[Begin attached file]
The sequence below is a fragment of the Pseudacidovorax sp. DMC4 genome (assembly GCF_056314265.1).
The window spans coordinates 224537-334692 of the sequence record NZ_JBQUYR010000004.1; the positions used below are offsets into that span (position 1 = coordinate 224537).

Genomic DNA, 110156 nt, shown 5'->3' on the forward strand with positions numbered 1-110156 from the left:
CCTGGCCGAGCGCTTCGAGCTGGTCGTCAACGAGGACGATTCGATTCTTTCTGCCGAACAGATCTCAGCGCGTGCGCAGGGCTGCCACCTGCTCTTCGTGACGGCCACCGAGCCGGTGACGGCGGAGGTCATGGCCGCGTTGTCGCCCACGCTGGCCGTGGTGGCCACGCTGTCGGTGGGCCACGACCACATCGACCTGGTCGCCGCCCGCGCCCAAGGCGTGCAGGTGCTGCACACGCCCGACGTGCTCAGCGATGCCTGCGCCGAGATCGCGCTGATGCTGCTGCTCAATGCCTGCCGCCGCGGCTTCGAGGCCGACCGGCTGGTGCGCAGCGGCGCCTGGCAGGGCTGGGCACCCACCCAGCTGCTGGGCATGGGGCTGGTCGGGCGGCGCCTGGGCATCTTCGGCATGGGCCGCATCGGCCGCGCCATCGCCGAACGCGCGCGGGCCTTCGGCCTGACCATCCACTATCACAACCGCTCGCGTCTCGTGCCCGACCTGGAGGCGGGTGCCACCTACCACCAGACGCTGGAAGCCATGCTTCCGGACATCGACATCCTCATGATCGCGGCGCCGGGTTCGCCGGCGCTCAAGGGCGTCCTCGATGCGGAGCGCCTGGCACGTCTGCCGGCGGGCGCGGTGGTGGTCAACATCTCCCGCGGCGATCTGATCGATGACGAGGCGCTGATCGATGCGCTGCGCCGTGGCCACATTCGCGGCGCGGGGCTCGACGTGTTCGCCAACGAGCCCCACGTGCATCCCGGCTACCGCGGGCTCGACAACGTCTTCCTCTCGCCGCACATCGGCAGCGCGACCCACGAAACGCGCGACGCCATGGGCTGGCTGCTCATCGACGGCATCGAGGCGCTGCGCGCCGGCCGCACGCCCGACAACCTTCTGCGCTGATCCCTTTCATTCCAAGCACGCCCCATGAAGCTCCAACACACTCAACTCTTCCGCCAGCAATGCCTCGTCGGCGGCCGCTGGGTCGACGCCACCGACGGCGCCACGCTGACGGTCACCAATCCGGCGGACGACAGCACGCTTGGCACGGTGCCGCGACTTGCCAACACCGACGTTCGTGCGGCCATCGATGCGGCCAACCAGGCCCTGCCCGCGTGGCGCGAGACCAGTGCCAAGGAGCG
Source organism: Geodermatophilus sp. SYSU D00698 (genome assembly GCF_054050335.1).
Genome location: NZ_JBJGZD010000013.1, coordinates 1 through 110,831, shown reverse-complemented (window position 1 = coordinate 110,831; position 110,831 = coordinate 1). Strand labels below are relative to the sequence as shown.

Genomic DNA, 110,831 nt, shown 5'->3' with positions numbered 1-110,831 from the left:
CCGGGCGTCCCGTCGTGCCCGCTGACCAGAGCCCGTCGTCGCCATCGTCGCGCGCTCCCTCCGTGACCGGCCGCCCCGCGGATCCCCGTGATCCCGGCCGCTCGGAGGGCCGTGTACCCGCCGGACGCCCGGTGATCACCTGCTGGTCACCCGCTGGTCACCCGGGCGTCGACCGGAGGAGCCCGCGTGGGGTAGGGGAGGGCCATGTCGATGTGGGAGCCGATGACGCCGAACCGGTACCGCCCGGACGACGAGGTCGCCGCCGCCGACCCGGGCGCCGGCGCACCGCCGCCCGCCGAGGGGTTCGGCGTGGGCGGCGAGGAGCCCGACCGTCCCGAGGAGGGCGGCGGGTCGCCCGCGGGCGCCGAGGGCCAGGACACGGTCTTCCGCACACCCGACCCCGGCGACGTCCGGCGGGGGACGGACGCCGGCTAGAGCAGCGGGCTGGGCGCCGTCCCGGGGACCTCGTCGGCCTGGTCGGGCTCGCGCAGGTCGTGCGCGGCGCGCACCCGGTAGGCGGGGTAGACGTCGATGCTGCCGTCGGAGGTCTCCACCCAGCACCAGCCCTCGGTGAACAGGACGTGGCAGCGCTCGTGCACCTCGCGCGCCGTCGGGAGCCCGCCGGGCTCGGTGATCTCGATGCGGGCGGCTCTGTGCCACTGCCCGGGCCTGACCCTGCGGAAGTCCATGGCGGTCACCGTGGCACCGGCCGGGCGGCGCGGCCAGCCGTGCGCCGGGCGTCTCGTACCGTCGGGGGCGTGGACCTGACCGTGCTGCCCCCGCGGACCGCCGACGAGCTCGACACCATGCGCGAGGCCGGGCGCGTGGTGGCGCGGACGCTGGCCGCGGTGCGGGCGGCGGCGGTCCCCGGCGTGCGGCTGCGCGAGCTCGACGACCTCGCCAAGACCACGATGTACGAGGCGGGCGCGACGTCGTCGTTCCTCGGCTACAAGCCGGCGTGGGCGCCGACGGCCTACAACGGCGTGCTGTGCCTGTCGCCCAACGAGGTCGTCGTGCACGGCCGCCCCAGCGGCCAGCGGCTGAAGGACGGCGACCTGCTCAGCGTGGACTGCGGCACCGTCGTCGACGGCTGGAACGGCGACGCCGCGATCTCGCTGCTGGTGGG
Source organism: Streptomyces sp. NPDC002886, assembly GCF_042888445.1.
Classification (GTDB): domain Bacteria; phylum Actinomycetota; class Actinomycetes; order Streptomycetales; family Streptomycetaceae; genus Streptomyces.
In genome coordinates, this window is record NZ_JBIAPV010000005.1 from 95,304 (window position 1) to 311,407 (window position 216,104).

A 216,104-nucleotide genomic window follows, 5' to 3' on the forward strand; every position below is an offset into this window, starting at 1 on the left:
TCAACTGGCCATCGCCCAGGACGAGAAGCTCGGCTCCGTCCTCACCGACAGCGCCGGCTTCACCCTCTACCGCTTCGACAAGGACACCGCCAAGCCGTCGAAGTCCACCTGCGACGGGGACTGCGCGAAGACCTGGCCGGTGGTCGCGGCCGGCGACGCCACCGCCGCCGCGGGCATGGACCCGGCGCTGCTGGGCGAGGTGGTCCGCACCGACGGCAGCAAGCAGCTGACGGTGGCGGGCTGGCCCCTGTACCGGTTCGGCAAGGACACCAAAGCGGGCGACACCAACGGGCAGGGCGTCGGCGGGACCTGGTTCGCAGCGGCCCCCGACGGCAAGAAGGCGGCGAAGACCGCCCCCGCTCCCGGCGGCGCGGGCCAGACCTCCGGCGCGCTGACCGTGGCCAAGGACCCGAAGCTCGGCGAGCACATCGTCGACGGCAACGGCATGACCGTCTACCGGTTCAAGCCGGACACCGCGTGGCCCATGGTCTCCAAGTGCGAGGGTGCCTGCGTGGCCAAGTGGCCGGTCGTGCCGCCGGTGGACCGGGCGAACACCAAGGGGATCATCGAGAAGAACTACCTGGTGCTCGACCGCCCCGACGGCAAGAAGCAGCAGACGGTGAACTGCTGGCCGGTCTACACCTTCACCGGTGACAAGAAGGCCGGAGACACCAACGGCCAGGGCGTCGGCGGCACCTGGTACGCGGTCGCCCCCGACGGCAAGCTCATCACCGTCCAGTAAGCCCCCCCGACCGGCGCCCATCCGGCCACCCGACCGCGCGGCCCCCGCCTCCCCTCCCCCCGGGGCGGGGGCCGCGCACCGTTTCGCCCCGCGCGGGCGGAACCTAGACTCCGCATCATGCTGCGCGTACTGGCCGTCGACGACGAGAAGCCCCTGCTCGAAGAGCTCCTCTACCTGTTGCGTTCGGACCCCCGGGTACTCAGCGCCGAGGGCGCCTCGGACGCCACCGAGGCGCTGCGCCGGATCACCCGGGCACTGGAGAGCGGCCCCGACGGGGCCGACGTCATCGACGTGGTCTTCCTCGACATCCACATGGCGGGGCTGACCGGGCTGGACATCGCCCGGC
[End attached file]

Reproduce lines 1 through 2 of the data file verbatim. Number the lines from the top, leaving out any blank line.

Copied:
The sequence below is a fragment of the Pseudacidovorax sp. DMC4 genome (assembly GCF_056314265.1).
The window spans coordinates 224537-334692 of the sequence record NZ_JBQUYR010000004.1; the positions used below are offsets into that span (position 1 = coordinate 224537).